March 10, 2014 |
WILLIAM GUARNERE didn't have to go to war. At the time of the Pearl Harbor attack in 1941, he was building tanks at the old Baldwin Locomotive Works, a job considered crucial to the war effort and good for an exemption from military service. But Bill didn't take it. He enlisted in the Army paratroops on Aug. 31, 1942, and the rest is legend. "Wild Bill" Guarnere, the nickname he earned as a fearless combat soldier against the Germans, was a member of the legendary "Band of Brothers" - Easy Company, 506th Parachute Infantry Regiment, 101st Airborne Division - celebrated in books and an HBO miniseries in 2001.
March 7, 2014 |
OLD CITY Demolition is just weeks away, and $102 million has been raised or pledged for the $150 million Museum of the American Revolution in Philadelphia's historic district, officials said at a ceremony Wednesday at Third and Chestnut Streets. Former Gov. Ed Rendell, who helped choose the museum site and who has assisted with fund-raising, stood amid costumed reenactors under a chilly morning sun to herald the new tourist attraction and solicit more donors for a museum that would be the only one of its kind in the nation when it opens in 2016.
March 2, 2014 |
MOORESTOWN For weeks, the students of Moorestown High School had read about the American Civil War in books. They completed homework assignments and took quizzes. But on Friday, the war came to them in a more personal way - through the uniforms, swords, letters, images, and diaries of Moorestown residents who actually fought it. The Historical Society of Moorestown brought its entire exhibit on "Moorestown During the Civil War" from its headquarters at the Smith-Cadbury Mansion to the school.
February 25, 2014 |
MARTY CHAVIS told his daughter that he would live to 100. Last Monday, he called his daughter from his home in Sarasota, Fla., and told her what a great time he had had at a friend's 100th birthday party. But the next day, Marty died. He was 91. Maybe Marty didn't fulfill his promise to his daughter, but he was everything a father should be, she said. "He was the best," his daughter, Debbie Rubin, said. "He was always there, with unconditional love. I was an only child, and he always encouraged me to achieve in whatever I undertook.
February 15, 2014 |
When the Army 307th Military Police Company pulled up to a police station in the Shinwar district of Afghanistan in October 2011, a little white-and-brown spotted dog appeared. The soldiers, especially Sgt. T.J. Homan, began caring for the stray. The soldiers named her "Lil B," short for Little Beethoven because she looked like a Saint Bernard. Lil B eventually bonded with the 27-year-old Homan. The pup slept in his cot, snuggling with Homan and sometimes stealing a boot during the night.
January 29, 2014
FIFTY years ago, Lyndon Johnson used his first State of the Union address to declare a war on poverty. At that time, 19 percent of Americans lived below the poverty line. Thanks to the programs created during Johnson's war - including Medicaid, Medicare, food stamps and Head Start, among others - poverty was cut by one quarter over three years. Today, at 16 percent, the poverty rate is just three percentage points below 1964's high-water mark; the United States now has 11 million more people living in poverty than it did 50 years ago. Tonight, during his State of the Union address, President Obama is expected to deliver what many might consider a system upgrade - version 2.0 of the war on poverty.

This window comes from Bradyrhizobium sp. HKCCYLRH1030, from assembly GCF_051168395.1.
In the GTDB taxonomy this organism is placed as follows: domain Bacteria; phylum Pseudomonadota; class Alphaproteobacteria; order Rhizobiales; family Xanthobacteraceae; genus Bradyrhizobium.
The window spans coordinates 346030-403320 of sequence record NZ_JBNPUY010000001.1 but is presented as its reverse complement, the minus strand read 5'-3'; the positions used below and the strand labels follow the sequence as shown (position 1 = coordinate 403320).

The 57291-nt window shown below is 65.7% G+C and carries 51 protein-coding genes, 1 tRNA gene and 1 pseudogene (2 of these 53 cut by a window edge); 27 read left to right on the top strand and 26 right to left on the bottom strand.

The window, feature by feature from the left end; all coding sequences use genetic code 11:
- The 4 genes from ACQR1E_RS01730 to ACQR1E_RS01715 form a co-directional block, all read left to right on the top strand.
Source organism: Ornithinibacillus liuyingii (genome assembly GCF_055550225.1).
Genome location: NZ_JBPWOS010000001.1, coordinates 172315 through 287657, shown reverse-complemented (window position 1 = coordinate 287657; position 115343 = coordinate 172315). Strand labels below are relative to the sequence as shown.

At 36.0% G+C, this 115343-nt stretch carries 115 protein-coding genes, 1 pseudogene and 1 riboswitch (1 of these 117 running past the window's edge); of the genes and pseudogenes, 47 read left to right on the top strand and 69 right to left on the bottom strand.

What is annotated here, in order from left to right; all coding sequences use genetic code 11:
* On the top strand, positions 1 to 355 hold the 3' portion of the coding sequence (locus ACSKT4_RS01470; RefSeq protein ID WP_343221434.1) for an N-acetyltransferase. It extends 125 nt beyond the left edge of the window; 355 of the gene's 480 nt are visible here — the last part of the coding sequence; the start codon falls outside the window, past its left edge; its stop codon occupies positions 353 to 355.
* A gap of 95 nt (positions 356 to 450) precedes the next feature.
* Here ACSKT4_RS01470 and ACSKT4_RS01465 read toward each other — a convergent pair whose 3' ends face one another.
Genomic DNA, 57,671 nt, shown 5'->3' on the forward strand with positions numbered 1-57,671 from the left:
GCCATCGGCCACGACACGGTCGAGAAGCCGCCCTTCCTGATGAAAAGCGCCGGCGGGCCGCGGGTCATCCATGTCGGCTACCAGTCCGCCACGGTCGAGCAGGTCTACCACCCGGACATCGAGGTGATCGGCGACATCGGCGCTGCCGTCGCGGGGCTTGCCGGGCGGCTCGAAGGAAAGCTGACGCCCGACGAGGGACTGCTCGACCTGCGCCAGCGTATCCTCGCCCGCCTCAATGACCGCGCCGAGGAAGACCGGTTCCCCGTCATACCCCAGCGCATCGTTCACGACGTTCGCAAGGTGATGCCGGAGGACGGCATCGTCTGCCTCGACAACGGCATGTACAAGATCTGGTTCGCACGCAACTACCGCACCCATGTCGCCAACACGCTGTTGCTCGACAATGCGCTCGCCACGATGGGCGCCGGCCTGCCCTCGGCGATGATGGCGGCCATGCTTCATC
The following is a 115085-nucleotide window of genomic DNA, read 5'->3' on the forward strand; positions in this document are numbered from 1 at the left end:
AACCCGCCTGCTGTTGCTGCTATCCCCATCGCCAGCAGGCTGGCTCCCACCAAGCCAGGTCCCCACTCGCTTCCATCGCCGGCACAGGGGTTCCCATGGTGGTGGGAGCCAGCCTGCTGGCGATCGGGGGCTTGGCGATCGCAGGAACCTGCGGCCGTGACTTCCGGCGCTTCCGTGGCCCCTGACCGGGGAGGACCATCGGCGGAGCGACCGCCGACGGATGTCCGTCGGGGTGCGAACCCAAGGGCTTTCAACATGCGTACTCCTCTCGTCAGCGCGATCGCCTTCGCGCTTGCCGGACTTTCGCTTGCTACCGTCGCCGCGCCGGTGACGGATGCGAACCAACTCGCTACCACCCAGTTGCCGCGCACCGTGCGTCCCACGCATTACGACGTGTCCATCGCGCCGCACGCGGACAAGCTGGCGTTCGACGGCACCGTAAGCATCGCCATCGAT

January 27, 2014 |
ON FRIDAY, SportsRadio WIP's Anthony Gargano and Rob Ellis left their broadcast spot at Chickie's & Pete's due to "technical difficulties," forcing the relatively new partners to head back to their Old City studio. But I heard it wasn't technical difficulties at all. Multiple sources confirmed to me that operations manager Andy Bloom was not happy when he found out that personalities from rival media conglomerate Greater Media, including WMMR's Matt Cord and, more interestingly, 97.5 The Fanatic's Jon Marks , were at the noted South Philly eatery's main bar area doing promotional appearances for a $1,000 MetroPCS giveaway.
January 17, 2014
WE HAVE TO face the truth: We've lost the battle to protect our identities. Once the information from our credit and debit cards has been transmitted, it's out of our control. The latest high-profile data breaches confirm that we are forever vulnerable. In mid-December, Target said that criminals had forced their way into its computer system and gained access to customer credit- and debit-card information. Initially, Target said about 40 million shoppers were affected. Last week, the retailer disclosed that the personal data for an additional 70 million customers had also been stolen.
January 14, 2014 |
On the way to his execution, William Johnson was paraded through camp to a large open field where 10,000 Union soldiers waited. This was a warning to them. Desert, as Johnson did, and suffer the same fate. "Saw man ride by in a wagon," Capt. Charles Hall of the Fourth New Jersey Volunteers wrote on Dec. 13, 1861. "Preceeded by his coffin & the 12 men that were detailed to shoot him. " Eight men fired, and when Johnson still showed signs of life, four more opened up. "Heard the Report & then marched round & saw the dead man lying on ground," Hall, of Palmyra, wrote.
January 13, 2014 |
Fifty years and one day after President Lyndon B. Johnson declared war on poverty, LeBaron Harvey was slicing strawberries last week in Cathedral Kitchen, a Camden nonprofit that feeds the poor. Growing up in Camden, Harvey, 32, said he was kept alive by the food-stamp program, greatly expanded under Johnson's initiatives. Harvey learned to be a chef at Cathedral; he hopes to open an Asian/soul-food restaurant. "In the projects I come from, food stamps were a main means of income," said Harvey, quick and efficient with the knife that's become his weapon of choice in LBJ's endless war. "After my [janitor]